Making Room in Your Practice for Boutique Services

Offering new services in your hospital can be a gateway to happier clients, a more satisfied staff and a healthier bottom line.
Laura Hoot
Published: January 18, 2018
Pet owners are requesting increasingly luxurious and sophisticated veterinary services, from massaging baths and nail trims to acupuncture and digital X-rays. Many veterinary practices are reluctant to add new services to their plate, but fancy pet salons and resort hotels with sparkling lobbies, bubbly Instagram photos, and cutesy, welcoming names are popping up throughout the country — and threatening to woo your clients.

The Benefits of Expansion
Here are some compelling reasons to add a boutique service (or two or 10) to your practice.

Competitive Edge
Dip your toes into the glittering waters of boutique veterinary care today and you will meet and exceed pet owner expectations tomorrow. Don’t wait until clients are knocking on your door (or worse, knocking on other clinics’ doors) to offer concierge services, specialty cat grooming or doggie day care. If you wait too long, you won’t be able to stay ahead of the competition. Instead, you’ll be left trying to keep up with it.

Increased Profits and Loyalty
Veterinarians often shy away from profit making, but there is no shame in keeping your clients and, in effect, your accountant happy.

Short-term profit is not the only goal when adding new services to your practice. Long-term client retention is another important aim. If a pet owner must make an inconvenient trek to an unfamiliar veterinary clinic or salon for a service that you don’t offer, that client may never return to your practice for the services you do offer. This means that if several clients are asking for pet haircuts, it’s best to cave in to their demands and start doing some grooming. Otherwise, you risk losing those clients forever.

Better Staff Morale
Many clinics find it easier to attract and retain higher-quality employees when they offer a larger variety of services. A practice that offers novel experiences and career advancement is more attractive to potential team members.

The Keys to Expansion
Adding a boutique service to your practice offers many benefits for you, your clients and your patients, but is it really practical for a busy clinic to provide both quality veterinary care and add-on services like grooming, boarding and spa treat-ments? Here are some tips to make it work for you.

Get staff buy-in.
Two obvious considerations for adding a new service are client demand and cost to the clinic. Another consideration, though, is passion — how your staff feels about it. Your practice is only as good as the care it can provide.

Although your competitors may offer grooming, luxury boarding, house calls or innovative medical treatments like cold laser therapy, that doesn’t necessarily mean you should, too. If your staff feels that added services are disconnected from the clinic’s core mission and their day-to-day duties, they may feel unmotivated and overworked and, ultimately, may not provide the highest-quality care.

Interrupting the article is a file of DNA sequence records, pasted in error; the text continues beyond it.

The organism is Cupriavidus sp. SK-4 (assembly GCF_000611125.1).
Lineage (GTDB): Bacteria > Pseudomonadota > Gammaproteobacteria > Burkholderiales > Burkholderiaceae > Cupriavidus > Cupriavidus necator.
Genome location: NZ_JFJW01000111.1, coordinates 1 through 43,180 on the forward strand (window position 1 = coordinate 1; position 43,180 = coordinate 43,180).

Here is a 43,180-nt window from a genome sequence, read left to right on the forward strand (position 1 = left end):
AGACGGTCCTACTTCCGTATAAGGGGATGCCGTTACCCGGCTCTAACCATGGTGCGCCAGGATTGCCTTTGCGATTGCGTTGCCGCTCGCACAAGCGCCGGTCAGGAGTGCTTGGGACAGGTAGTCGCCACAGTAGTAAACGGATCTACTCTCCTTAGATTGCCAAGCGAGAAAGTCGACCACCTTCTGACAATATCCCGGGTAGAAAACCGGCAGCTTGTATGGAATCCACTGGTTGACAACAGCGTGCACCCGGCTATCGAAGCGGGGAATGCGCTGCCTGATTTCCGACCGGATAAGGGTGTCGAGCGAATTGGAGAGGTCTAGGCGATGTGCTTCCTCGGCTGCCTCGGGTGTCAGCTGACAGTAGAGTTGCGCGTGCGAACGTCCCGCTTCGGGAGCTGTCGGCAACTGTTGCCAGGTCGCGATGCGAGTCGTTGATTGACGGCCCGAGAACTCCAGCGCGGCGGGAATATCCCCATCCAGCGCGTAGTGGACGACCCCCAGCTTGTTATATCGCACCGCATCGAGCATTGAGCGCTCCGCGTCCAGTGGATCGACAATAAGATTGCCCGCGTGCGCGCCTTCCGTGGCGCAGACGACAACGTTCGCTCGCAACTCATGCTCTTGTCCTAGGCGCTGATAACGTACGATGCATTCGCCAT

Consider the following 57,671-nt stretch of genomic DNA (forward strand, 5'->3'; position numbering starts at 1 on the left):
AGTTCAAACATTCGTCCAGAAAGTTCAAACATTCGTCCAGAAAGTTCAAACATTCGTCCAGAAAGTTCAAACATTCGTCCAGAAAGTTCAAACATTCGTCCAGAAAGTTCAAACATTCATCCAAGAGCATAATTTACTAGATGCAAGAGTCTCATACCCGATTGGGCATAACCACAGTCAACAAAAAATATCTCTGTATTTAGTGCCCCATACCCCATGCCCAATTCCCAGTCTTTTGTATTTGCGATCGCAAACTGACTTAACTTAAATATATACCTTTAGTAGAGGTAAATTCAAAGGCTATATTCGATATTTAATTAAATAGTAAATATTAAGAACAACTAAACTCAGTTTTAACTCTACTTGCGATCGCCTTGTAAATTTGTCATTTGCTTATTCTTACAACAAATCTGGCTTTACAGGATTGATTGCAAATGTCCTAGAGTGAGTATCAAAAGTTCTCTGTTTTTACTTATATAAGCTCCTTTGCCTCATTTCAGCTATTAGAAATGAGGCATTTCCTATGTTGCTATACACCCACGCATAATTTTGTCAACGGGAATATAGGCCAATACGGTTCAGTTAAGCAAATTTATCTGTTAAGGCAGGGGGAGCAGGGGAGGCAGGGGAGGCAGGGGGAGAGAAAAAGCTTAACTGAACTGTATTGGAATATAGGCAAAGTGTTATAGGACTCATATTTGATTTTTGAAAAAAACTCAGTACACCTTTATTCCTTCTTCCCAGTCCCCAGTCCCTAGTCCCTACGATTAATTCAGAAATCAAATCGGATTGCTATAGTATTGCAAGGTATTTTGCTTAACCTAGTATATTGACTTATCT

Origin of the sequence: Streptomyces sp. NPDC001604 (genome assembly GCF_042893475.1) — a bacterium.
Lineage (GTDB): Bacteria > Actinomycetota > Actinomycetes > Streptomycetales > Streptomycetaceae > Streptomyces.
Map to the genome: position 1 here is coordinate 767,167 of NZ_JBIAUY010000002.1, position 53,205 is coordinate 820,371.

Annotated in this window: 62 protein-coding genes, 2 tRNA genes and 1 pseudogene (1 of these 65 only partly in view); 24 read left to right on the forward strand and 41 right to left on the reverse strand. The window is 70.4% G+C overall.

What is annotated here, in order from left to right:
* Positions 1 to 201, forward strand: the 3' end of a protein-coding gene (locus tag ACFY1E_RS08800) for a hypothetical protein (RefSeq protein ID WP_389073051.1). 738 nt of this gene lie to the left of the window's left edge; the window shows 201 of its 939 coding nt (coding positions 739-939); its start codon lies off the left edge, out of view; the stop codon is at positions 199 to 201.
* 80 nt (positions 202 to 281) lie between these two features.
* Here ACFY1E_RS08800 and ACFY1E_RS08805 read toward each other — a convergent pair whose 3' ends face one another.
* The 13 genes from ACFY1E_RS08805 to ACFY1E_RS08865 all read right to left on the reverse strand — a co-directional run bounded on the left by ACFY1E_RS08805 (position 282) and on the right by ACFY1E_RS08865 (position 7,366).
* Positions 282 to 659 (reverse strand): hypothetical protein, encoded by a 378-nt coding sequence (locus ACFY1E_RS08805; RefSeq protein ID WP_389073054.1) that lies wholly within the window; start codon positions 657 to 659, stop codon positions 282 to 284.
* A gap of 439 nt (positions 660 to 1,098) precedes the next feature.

Chances are your staff has hidden skills that match many of your clients’ demands. Take time to interview your employees about their favorite tasks and their career aspirations before deciding on how exactly to expand your practice offerings.

Cross-train your team.
One mistake some practices make when trying to expand their offerings is putting all the pressure of the new service on a single person, such as a groomer or mobile veterinarian. The problem here is that if that person leaves the clinic, so does the service.

Instead of approaching things in such a temporary way, take the time and spend the money to cross-train your entire staff on the services you offer. That will empower your team to deliver the best care possible and build long-lasting relationships with clients. For example, a veterinary technician normally focused on basic wellness may check in on a pet receiving a more “frivolous” service, like a bath, and notice a health problem that needs to be addressed.

Get rid of waste.
Before adding more to your clinic’s already crowded table, see if you can clear anything away. Do you offer services that nobody requests or are not profitable? Does your staff waste time on administrative tasks like billing and appointment scheduling? Do you spend too much money on office supplies or medical technology?

Perhaps you can negotiate a deal on office supplies, purchase computer technology that will speed up administrative tasks or unload your shelves of fancy pet shampoos that no one is buying and replace them with flea and tick medications that are more likely to sell. During breaks between client appointments, spend time on tasks like inventory, team building, cleaning and waste disposal, client follow-ups and organizing, all of which can improve the overall efficiency of your clinic.

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